Sofa Saga   2 comments

Way back in June I posted about buying a new sofa, and while that process was easy (though expensive), it has been much more difficult to deal with the existing sofa. I admit to being lazy and not starting to find a new home for the old sofa during the summer between when we ordered the new sofa, and when we received it. The new sofa actually showed up a couple weeks early, too, so I was caught off guard. But over the last few months I’ve been having no luck getting rid of the sofa.

I tried calling every charity with a thrift store in the Sacramento area, but no luck. The problem is the fact that the existing sofa has tears in the fabric of the seat, and needs to be reupholstered. The foam and liner in the seat also need to be replaced due to 17 years of active usage, so a slipcover doesn’t take care of the problem. But the sofa is still sound. A peek underneath does look like hardwood, so it does still have life left in it. The springs are “no sag” springs, which apparently don’t live up to their name but are really easy to support if that is the case. Unfortunately for the sofa, the local charities only take gently used furniture since they have no way to make the repairs.

We’ve tried listing the sofa twice on Freecycle and once on Craigslist, with no bites. Not even a nibble. I’m a little frustrated with Freecycle because I think it takes the concept of local a little too far. Our local Freecycle is Rancho Cordova. So if I post something, it only goes to people in Rancho Cordova, not other people in the Sacramento metro area. By my count there are three Freecycle groups for “Sacramento”, as well as Orangevale, Rancho Cordova, Citrus Heights, Fair Oaks, Folsom, Carmichael, Elk Grove, and Roseville (all of which are cities/communities in the Sacramento metro area). I’m not keen on joining all of them.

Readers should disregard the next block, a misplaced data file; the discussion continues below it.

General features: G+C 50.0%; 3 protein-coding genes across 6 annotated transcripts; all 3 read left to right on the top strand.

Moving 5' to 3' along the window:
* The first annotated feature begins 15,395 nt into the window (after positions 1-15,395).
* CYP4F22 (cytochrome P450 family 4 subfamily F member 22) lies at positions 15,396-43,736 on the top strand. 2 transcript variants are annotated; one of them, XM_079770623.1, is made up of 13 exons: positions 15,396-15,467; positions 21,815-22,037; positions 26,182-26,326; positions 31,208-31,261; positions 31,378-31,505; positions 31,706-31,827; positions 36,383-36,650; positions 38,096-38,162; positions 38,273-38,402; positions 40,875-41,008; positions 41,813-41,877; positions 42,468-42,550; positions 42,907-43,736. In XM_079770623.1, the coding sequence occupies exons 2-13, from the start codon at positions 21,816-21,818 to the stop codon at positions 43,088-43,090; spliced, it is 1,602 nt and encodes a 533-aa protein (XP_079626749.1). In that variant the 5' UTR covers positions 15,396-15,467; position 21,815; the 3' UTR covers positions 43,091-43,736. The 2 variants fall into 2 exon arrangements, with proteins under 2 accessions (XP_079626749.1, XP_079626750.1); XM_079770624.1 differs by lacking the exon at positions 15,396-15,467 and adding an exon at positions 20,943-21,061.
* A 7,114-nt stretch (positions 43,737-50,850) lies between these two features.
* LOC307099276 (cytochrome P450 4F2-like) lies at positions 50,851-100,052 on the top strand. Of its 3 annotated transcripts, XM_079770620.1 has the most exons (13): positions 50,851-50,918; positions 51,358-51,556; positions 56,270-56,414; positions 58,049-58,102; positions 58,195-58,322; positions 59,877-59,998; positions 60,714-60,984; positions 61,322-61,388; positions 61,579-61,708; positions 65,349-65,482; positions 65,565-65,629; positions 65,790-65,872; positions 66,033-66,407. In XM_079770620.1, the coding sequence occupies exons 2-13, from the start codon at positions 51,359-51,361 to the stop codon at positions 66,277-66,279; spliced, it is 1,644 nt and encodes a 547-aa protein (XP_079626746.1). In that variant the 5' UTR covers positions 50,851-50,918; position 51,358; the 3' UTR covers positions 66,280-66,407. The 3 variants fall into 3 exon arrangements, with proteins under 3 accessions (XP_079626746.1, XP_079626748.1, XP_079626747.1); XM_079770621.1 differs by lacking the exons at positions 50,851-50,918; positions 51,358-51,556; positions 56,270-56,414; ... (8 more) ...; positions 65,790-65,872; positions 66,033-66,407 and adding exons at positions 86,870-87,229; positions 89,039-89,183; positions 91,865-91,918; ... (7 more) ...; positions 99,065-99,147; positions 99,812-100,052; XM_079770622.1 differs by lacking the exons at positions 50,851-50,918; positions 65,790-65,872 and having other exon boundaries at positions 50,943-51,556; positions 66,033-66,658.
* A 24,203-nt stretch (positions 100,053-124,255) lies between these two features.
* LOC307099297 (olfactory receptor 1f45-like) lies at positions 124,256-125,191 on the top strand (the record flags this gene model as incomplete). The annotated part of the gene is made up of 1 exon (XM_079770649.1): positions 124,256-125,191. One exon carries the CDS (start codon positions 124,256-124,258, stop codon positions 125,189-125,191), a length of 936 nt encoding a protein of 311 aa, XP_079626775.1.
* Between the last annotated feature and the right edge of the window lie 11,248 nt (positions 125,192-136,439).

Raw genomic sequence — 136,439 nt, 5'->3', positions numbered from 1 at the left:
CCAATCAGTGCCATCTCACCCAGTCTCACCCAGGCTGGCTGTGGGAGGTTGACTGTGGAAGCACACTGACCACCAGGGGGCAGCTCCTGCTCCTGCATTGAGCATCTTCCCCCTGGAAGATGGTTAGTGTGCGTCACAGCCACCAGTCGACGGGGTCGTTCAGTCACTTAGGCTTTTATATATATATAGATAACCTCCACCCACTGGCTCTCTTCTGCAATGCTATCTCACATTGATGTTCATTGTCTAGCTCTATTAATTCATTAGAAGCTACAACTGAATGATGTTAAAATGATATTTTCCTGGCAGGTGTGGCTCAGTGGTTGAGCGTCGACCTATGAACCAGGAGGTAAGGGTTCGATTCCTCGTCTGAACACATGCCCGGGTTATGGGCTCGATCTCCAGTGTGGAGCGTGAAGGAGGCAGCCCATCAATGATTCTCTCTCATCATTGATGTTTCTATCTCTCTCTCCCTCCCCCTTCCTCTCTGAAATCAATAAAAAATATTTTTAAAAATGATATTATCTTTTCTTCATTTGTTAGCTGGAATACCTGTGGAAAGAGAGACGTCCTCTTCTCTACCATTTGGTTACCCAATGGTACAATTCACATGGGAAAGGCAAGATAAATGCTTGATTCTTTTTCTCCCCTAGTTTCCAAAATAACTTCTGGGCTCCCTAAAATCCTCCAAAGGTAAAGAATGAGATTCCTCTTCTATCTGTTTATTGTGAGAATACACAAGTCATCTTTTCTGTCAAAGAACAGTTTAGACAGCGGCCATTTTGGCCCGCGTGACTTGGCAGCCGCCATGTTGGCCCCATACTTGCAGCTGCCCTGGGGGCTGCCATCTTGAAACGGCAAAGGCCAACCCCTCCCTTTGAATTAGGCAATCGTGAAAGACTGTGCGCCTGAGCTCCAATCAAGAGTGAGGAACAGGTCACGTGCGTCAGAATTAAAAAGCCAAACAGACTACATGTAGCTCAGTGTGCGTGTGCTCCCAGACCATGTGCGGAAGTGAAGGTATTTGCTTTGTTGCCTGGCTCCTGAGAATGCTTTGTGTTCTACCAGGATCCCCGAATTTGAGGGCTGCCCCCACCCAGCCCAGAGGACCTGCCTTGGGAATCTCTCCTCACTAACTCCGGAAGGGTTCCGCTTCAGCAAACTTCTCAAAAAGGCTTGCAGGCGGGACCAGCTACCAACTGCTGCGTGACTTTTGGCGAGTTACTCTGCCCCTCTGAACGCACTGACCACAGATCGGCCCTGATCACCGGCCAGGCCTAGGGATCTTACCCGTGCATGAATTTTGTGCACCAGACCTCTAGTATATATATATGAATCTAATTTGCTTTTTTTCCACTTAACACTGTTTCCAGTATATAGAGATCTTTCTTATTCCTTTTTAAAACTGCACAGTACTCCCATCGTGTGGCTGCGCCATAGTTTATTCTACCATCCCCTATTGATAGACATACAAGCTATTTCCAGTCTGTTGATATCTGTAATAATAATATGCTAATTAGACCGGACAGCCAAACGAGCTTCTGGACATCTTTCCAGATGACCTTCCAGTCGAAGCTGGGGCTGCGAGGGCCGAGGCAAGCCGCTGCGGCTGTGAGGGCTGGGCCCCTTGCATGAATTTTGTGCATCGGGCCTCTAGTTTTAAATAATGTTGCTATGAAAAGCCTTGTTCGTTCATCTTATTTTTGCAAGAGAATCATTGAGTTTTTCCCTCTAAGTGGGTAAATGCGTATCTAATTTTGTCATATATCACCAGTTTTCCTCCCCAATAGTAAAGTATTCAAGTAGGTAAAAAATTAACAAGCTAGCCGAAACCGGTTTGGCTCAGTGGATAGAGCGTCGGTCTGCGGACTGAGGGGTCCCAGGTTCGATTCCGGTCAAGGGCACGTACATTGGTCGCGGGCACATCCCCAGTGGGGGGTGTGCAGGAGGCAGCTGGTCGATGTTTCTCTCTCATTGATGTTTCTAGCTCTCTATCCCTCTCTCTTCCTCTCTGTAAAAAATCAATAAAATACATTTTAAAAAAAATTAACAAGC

I’ve left a message with a man who teaches upholstery at a local adult education school, and this week I’ll try calling homeless shelters. Why all this work? Two things. Emotionally, I confess to having an attachment to the sofa since my parents bought it when I was a teenager and passed it down to me over a decade ago. Second, I really really hate the idea of throwing something sound into the landfill. The cost estimate that I’ve gotten from upholsterers is $300-$500, but I can’t afford to spend that kind of money for something I’m giving away. I was hoping that someone who needs a couch would be willing to take one that needs a few hundred dollars of work rather than spending the same or more on a new piece. Guess not.

We can’t keep this extra sofa around for much longer as it is really in the way. I am seriously conflicted, though, because I just can’t stand throwing away something that still has use left in it. I wonder if I should start listing it on Craiglist and Freecycle as a set with the loveseat, which is in fine condition. I’m not ready to get rid of the loveseat, which was going to go in the nursery, but giving away both together might be a better option than throwing away the sofa.

What is the take home lesson here? If you’ve kept a sofa long enough for the seat to get  worn out reupholster it instead of replacing it.

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Posted November 27, 2011 by mayakey in conscious living, home, unshopping

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2 responses to “Sofa Saga

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  1. Put it on the curb with a sign that says free….Things have a way of disappearing.

    • Unfortunately, since we live on a court with only 7 houses, I’m not particularly confident that a sofa on our curb would get snagged. And I can’t think of any good nearby corners where we could haul it to where it wouldn’t be a nuisance.

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